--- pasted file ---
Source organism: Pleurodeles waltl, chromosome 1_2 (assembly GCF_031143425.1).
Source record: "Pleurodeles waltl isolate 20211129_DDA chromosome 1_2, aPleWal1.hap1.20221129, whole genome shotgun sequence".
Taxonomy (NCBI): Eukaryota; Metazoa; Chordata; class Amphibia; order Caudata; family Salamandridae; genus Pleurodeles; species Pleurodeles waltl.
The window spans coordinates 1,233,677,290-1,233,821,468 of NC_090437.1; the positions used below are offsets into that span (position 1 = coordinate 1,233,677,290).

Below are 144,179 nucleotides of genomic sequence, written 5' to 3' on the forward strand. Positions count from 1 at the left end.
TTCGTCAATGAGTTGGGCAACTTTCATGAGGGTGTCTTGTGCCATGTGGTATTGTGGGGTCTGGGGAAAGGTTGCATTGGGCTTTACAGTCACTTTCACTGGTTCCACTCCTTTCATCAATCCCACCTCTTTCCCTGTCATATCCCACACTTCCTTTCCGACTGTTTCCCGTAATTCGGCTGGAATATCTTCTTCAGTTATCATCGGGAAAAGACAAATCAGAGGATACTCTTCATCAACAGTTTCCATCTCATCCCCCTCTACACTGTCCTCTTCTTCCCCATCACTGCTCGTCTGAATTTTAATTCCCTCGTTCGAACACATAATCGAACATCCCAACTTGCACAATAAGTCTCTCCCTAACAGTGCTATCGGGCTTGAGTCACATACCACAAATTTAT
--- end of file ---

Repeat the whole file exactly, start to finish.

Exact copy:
Source organism: Pleurodeles waltl, chromosome 1_2 (assembly GCF_031143425.1).
Source record: "Pleurodeles waltl isolate 20211129_DDA chromosome 1_2, aPleWal1.hap1.20221129, whole genome shotgun sequence".
Taxonomy (NCBI): Eukaryota; Metazoa; Chordata; class Amphibia; order Caudata; family Salamandridae; genus Pleurodeles; species Pleurodeles waltl.
The window spans coordinates 1,233,677,290-1,233,821,468 of NC_090437.1; the positions used below are offsets into that span (position 1 = coordinate 1,233,677,290).

Below are 144,179 nucleotides of genomic sequence, written 5' to 3' on the forward strand. Positions count from 1 at the left end.
TTCGTCAATGAGTTGGGCAACTTTCATGAGGGTGTCTTGTGCCATGTGGTATTGTGGGGTCTGGGGAAAGGTTGCATTGGGCTTTACAGTCACTTTCACTGGTTCCACTCCTTTCATCAATCCCACCTCTTTCCCTGTCATATCCCACACTTCCTTTCCGACTGTTTCCCGTAATTCGGCTGGAATATCTTCTTCAGTTATCATCGGGAAAAGACAAATCAGAGGATACTCTTCATCAACAGTTTCCATCTCATCCCCCTCTACACTGTCCTCTTCTTCCCCATCACTGCTCGTCTGAATTTTAATTCCCTCGTTCGAACACATAATCGAACATCCCAACTTGCACAATAAGTCTCTCCCTAACAGTGCTATCGGGCTTGAGTCACATACCACAAATTTAT